Calabar hurdles adversity to glorify centenary
André Lowe, Senior Staff Reporter
Building technology teacher, Davis Myers pulled up in an old Suzuki Swift, green siren affixed and Calabar paraphernalia hanging from all sides; music from a pair of loudspeakers charged the gathering mass of teachers, past students and students to "Hold on pon yuh victory".
The popular Estiban Lindsay gospel anthem, doubled as a celebratory chorus, with 61 Red Hills Road being transformed into 'party central', as Calabar celebrated not only their 22nd Inter-Secondary Schools Sports Association (ISSA)/GraceKennedy Boys and Girls' Athletics Championships title, but also wins in the Schools' Challenge Quiz and the Surrey County Under-16 Rugby League. It has been a pretty good month for the school that is this year celebrating its 100th year of existence.
Excited students gathered outside the auditorium from as early as 7 a.m. yesterday, many beating drums and blowing on vuvuzela-type horns, and like children enchanted by the pied piper, the masses moved in unison to the school's auditorium, led by several teachers bearing the school's most recent trophies.
Tenth-grader Kashaine Brackenridge was particularly creative, grabbing a lot of attention with his self-designed vest that had a muscled and militant-looking rat sewn in on the back - a clear and comical jab at the recent rodent issues at the institution.
"I designed it at my aunt's house to show that although that incident was negative, we didn't dwell on it, we turned it into something positive," said an animated Brackenridge.
That was the popular sentiment throughout the celebrations, which got under way proper, with a lively praise-and-worship session, which was led by the school's guidance counsellor Reverend Stephen Smith.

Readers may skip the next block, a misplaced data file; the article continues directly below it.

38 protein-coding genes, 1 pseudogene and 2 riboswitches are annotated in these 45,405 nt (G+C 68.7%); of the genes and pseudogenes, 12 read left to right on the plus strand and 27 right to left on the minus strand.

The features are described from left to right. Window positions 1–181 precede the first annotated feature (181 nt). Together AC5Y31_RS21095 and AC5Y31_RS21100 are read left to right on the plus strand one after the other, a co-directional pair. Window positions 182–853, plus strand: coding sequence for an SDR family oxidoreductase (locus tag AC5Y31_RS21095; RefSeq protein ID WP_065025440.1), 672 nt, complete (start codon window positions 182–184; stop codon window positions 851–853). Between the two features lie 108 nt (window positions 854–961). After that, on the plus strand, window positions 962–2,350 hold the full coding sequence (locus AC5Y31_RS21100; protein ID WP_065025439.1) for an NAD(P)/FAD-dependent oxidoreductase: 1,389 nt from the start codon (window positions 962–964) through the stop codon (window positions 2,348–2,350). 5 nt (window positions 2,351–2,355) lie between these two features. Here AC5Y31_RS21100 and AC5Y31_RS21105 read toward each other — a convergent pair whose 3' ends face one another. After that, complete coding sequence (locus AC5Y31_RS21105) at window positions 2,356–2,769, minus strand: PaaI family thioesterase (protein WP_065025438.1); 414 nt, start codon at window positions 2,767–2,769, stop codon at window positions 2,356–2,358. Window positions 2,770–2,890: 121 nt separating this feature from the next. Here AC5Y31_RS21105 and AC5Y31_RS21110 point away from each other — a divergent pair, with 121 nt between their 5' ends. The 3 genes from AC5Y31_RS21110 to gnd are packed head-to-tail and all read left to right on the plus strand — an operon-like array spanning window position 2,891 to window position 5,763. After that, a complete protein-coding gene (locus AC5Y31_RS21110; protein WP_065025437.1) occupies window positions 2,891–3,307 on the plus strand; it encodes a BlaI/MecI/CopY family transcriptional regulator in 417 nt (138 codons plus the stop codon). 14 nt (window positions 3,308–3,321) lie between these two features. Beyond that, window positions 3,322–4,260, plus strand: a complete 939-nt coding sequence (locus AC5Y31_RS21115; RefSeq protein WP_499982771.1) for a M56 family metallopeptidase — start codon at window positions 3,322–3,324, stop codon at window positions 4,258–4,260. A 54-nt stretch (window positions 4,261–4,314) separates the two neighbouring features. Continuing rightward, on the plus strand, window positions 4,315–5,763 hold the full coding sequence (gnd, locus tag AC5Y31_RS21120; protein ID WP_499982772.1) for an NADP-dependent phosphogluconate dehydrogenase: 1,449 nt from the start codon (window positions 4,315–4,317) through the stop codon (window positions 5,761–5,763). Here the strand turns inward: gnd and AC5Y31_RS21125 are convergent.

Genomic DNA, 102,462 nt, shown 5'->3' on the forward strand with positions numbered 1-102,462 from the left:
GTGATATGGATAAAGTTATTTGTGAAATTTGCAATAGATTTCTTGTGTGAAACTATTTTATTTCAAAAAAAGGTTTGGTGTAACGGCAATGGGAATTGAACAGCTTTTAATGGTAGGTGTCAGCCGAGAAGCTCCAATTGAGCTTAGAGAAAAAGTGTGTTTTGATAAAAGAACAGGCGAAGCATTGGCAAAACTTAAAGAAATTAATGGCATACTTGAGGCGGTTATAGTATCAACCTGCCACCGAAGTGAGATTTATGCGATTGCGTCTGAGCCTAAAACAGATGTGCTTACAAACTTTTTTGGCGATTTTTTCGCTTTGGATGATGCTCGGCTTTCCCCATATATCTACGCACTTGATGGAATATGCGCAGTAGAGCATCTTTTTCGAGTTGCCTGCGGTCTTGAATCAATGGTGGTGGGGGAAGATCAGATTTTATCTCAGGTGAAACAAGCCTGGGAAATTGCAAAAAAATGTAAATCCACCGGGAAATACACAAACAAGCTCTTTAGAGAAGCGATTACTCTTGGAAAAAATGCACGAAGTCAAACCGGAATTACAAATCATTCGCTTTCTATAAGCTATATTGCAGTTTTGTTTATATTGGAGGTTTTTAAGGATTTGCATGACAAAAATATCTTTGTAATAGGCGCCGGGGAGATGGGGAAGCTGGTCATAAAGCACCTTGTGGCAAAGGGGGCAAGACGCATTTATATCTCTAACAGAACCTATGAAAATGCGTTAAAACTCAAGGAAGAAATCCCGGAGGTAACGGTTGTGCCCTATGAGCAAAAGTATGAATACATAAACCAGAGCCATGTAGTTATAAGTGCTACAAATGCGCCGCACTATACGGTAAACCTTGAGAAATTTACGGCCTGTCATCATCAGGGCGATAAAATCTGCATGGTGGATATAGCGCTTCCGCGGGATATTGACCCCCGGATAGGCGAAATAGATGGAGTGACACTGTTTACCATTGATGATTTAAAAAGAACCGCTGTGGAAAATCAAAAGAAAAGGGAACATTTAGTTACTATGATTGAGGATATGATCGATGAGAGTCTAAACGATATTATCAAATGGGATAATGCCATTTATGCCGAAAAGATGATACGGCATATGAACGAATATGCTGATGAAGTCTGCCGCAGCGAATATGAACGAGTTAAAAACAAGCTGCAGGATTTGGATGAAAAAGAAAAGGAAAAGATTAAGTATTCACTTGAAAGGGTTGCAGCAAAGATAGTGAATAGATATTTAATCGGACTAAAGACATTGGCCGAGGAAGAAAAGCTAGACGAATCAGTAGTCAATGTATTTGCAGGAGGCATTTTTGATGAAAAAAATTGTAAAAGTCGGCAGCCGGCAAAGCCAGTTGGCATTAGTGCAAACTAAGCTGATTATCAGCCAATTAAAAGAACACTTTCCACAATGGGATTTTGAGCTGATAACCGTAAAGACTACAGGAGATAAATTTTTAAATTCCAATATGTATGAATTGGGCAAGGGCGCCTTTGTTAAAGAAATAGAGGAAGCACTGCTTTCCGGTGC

"Calabar, a yah so nice! On Thursday night, we tun up di ting, but on Saturday night we bun up di ting," exclaimed school board chairman, Reverend Karl Johnson. "We believed in each other, we believed in the school, we believed in our teachers, we believed in our staff and, more important, we believe in God and; who God is for, nobody can be against.
"Today, there are several persons who are jumping up now, but a few days ago they were not showing us any respect. But we kept our faith, we believed in ourselves and, when the dust was settled, it was only one name on their lips, and that name was Calabar," Johnson added to earth-shaking approval from the several hundred boys that had gathered.
Principal, Major Lincoln Thaxter, believes that there is a greater message in his school's triumph.
"It (the Champs win) really is a great continuation of all the good things that have been happening in this our centenary," said Thaxter. "What it has taught us and the country at large is that, even amid difficulties and challenges, if we do not get distracted and remain focused on the goal, we will triumph over seemingly insurmountable obstacles."
Turning his attention to the Schools Challenge Quiz victory, Thaxter, a Titchfied High School past student, admitted that Thursday night's Calabar victory over his alma mater was a strange experience.
"It was a bittersweet moment for me; I am at Calabar, I am the principal, so it as always has my full support. It was a good competition between the schools, and I was happy to have contributed to the development of both great institutions," said Thaxter.
The celebrations wound up fittingly for the official gathering with a baritone-filled delivery of the school song - a powerfully composed call to service: " ... Here sir, here sir, here sir, here sir, so we answer near or far; here sir, here sir, here sir, here sir, at the call of Calabar."